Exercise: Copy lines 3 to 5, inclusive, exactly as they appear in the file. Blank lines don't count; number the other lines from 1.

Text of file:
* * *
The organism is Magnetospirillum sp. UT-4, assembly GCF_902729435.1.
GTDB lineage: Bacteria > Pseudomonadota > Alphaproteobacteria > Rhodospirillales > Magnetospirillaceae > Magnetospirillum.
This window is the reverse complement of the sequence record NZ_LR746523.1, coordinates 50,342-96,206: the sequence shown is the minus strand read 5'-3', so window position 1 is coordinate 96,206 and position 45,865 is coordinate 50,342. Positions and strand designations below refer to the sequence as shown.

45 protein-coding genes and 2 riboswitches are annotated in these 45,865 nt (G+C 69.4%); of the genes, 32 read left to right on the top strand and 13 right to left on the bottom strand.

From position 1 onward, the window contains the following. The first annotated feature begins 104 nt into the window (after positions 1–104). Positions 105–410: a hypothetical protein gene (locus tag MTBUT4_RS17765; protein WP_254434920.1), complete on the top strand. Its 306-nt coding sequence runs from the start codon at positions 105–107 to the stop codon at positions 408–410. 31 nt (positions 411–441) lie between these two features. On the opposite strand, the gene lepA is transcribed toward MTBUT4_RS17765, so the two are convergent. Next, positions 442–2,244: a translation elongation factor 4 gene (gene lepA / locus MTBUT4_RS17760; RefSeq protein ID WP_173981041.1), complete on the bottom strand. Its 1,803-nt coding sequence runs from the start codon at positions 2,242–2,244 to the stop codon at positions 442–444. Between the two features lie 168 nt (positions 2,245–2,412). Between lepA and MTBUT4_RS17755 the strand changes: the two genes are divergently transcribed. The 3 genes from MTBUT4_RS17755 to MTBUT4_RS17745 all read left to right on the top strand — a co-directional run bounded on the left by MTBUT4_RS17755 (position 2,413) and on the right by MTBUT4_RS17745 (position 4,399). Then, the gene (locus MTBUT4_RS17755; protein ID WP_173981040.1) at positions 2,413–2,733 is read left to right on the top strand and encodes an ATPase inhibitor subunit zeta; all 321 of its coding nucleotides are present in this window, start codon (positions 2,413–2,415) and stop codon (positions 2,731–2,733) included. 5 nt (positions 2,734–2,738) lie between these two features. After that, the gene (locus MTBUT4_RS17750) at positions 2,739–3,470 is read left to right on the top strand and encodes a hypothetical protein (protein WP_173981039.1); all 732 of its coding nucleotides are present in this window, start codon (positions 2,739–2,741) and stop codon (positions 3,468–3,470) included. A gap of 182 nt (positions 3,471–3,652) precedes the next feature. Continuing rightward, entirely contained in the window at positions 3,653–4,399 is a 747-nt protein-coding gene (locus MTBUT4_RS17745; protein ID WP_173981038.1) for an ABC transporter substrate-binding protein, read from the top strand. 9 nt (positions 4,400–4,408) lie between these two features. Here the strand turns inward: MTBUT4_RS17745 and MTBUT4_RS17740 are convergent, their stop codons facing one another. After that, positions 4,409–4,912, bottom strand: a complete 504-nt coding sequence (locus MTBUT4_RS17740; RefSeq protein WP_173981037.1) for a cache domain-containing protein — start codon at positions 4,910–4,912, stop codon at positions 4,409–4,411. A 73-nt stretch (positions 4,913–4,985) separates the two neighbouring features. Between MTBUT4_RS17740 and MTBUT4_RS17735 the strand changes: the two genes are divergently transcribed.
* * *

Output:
This window is the reverse complement of the sequence record NZ_LR746523.1, coordinates 50,342-96,206: the sequence shown is the minus strand read 5'-3', so window position 1 is coordinate 96,206 and position 45,865 is coordinate 50,342. Positions and strand designations below refer to the sequence as shown.

45 protein-coding genes and 2 riboswitches are annotated in these 45,865 nt (G+C 69.4%); of the genes, 32 read left to right on the top strand and 13 right to left on the bottom strand.

From position 1 onward, the window contains the following. The first annotated feature begins 104 nt into the window (after positions 1–104). Positions 105–410: a hypothetical protein gene (locus tag MTBUT4_RS17765; protein WP_254434920.1), complete on the top strand. Its 306-nt coding sequence runs from the start codon at positions 105–107 to the stop codon at positions 408–410. 31 nt (positions 411–441) lie between these two features. On the opposite strand, the gene lepA is transcribed toward MTBUT4_RS17765, so the two are convergent. Next, positions 442–2,244: a translation elongation factor 4 gene (gene lepA / locus MTBUT4_RS17760; RefSeq protein ID WP_173981041.1), complete on the bottom strand. Its 1,803-nt coding sequence runs from the start codon at positions 2,242–2,244 to the stop codon at positions 442–444. Between the two features lie 168 nt (positions 2,245–2,412). Between lepA and MTBUT4_RS17755 the strand changes: the two genes are divergently transcribed. The 3 genes from MTBUT4_RS17755 to MTBUT4_RS17745 all read left to right on the top strand — a co-directional run bounded on the left by MTBUT4_RS17755 (position 2,413) and on the right by MTBUT4_RS17745 (position 4,399). Then, the gene (locus MTBUT4_RS17755; protein ID WP_173981040.1) at positions 2,413–2,733 is read left to right on the top strand and encodes an ATPase inhibitor subunit zeta; all 321 of its coding nucleotides are present in this window, start codon (positions 2,413–2,415) and stop codon (positions 2,731–2,733) included. 5 nt (positions 2,734–2,738) lie between these two features. After that, the gene (locus MTBUT4_RS17750) at positions 2,739–3,470 is read left to right on the top strand and encodes a hypothetical protein (protein WP_173981039.1); all 732 of its coding nucleotides are present in this window, start codon (positions 2,739–2,741) and stop codon (positions 3,468–3,470) included. A gap of 182 nt (positions 3,471–3,652) precedes the next feature. Continuing rightward, entirely contained in the window at positions 3,653–4,399 is a 747-nt protein-coding gene (locus MTBUT4_RS17745; protein ID WP_173981038.1) for an ABC transporter substrate-binding protein, read from the top strand. 9 nt (positions 4,400–4,408) lie between these two features. Here the strand turns inward: MTBUT4_RS17745 and MTBUT4_RS17740 are convergent, their stop codons facing one another. After that, positions 4,409–4,912, bottom strand: a complete 504-nt coding sequence (locus MTBUT4_RS17740; RefSeq protein WP_173981037.1) for a cache domain-containing protein — start codon at positions 4,910–4,912, stop codon at positions 4,409–4,411. A 73-nt stretch (positions 4,913–4,985) separates the two neighbouring features. Between MTBUT4_RS17740 and MTBUT4_RS17735 the strand changes: the two genes are divergently transcribed.